The doctor does not provide treatment and is not a replacement for your own doctor or specialist. After the examination, the doctor will send a report to the insurance company answering their questions and giving opinions on your medical conditions, treatments and ability to work.
It is common for people to not want to attend these medical examinations. Common objections are that it may be too far to travel; that the doctor’s speciality doesn’t fit with your condition; that the doctor will say negative things about you or that the doctor has terrible reviews online.
While these are valid concerns, you still need to attend the examination. The insurance company has the right to choose the doctor, even if you disagree with their choice. Failing to attend an examination will result in them stopping your payments.
Again, these types of assessments are less common with short-term disability than long-term disability. Go to the medical examination in good faith, even if the doctor has bad online reviews. You may be pleasantly surprised by the results. Sometimes the doctors will give opinions that support your keeping disability benefits.
Many people are surprised to learn that insurance companies hire private investigators to spy on people getting benefits. The younger you are, and the higher the amount of your disability payment, the more likely you are to be put under surveillance. Surveillance is more likely if you are getting long-term disability benefits, but can happen with short-term disability.
In my experience, surveillance rarely shows dramatic evidence a person is lying about being unable to work. However, if you are not careful about how you describe your physical and mental limitations, then the video can show discrepancies between what you have said you can do, and what you are shown to be doing on a video. Such discrepancies undermine your credibility, which is often the goal of the insurance company.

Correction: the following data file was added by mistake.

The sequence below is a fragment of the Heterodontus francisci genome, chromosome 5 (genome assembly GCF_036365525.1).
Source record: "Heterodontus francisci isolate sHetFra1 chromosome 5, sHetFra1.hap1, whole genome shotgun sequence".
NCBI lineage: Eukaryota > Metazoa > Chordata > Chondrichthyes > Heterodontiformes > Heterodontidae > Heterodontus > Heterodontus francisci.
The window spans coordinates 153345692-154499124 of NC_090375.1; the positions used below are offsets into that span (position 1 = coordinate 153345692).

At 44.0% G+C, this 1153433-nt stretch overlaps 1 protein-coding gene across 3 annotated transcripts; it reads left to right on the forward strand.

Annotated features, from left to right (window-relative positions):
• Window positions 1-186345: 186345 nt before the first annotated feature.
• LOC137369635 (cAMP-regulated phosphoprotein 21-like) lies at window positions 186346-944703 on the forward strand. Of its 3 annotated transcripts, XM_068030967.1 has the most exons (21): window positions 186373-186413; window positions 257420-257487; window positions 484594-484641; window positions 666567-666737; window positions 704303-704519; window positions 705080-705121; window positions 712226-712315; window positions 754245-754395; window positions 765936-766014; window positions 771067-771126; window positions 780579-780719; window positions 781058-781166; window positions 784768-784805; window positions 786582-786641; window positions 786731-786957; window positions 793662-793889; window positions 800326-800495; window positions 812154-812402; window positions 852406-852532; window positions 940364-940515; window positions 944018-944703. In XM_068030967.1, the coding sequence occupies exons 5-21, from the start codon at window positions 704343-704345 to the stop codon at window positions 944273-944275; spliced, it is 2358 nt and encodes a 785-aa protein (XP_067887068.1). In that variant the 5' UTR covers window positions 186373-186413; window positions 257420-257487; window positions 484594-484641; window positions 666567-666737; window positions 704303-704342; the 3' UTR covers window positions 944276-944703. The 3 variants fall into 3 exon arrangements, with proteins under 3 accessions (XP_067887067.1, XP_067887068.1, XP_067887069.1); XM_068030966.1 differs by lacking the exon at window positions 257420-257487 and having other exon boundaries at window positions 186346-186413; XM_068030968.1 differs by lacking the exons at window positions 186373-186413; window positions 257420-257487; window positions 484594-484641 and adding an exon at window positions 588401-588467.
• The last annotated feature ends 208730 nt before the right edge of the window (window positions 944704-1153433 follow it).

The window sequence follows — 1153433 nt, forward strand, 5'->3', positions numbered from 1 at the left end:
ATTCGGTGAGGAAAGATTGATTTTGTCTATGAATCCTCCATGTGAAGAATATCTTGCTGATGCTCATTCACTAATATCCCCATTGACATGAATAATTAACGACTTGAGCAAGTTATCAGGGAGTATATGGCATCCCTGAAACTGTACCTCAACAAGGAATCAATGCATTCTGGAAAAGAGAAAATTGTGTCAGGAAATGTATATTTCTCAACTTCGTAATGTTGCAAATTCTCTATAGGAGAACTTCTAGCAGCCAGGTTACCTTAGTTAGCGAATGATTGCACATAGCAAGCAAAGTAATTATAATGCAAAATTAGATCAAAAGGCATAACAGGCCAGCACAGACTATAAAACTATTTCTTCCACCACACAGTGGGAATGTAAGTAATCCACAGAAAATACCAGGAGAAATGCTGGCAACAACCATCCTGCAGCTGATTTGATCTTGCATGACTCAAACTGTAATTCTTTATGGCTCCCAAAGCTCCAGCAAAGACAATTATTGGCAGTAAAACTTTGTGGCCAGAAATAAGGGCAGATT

Video surveillance is legal as long as it is done in public spaces or from a public space. For example, an investigator can record you on your property as short as they are on the public sidewalk or road in front of your house. Online surveillance is limited to the investigator viewing information that is publicly available online.
You cannot receive both EI sickness benefits and short-term disability benefits in the same week. If you received EI sickness payments, and were later approved for short-term disability benefits for the same period of time, then you would need to pay back the EI Program for any weeks where the short-term disability and EI payments overlapped. In these situations, you would receive a lump sum payment for “back payments” of short-term disability. You would refund the EI program through that back payment.
Two of the most common questions we get are: “Can my employer terminate me while I am on short-term disability?” and “Is my job is protected while I am on short-term disability?”
Generally speaking, employers have the right to fire a person who is on sick leave, but for practical reasons, most employers will not do this. For a firing to be legal, the employer must give the employee reasonable notice of termination, or pay severance in place of reasonable notice. This applies equally to people on sick leave as it does to people who are actively working.
As an employee on a sick leave, you may be protected by human rights laws that prevent discrimination for disability. However, protection under these laws is not absolute. Not all illnesses or sick leaves would qualify as a “disability” as defined by the human rights laws, especially if you are expected to recover in a few weeks or months.
If you are protected under human rights laws, then your employer will have a duty to accommodate your disability. In practical terms this means your employment will be protected, but not necessarily your specific job. The employer would have a duty to accommodate your permanent disability by modifying your job, allowing you to work reduced hours, or moving you to a different job within the company.
If you are on an extended sick leave that goes well beyond the short-term disability period, then your employer will eventually have the right to stop your employment without notice of termination, or having to pay severance in place of notice.
To learn more, check out our page on employment rights and disability benefits.
Short-term disability benefits are meant to cover temporary absences of work because of illness or disability. The amount of time varies from plan to plan, but is generally between 17-52 weeks. The maximum number of weeks payments is called the short-term disability benefit period.
If you reach the end of the short-term disability benefit period, and still are unable to work because of illness or disability, then you may be eligible to apply for long-term disability benefits. Many group plans that include short-term disability benefits will also include long-term disability benefits.
Often the claim administrator handling your short-term disability claim will also handle your long-term disability claim. In that case, you will be given forms to transition from short-term disability to long-term disability.
If the long-term disability is handled by a different insurance company or claim administrator, then you will need to do a complete application, which would include forms for you, your employer and doctor.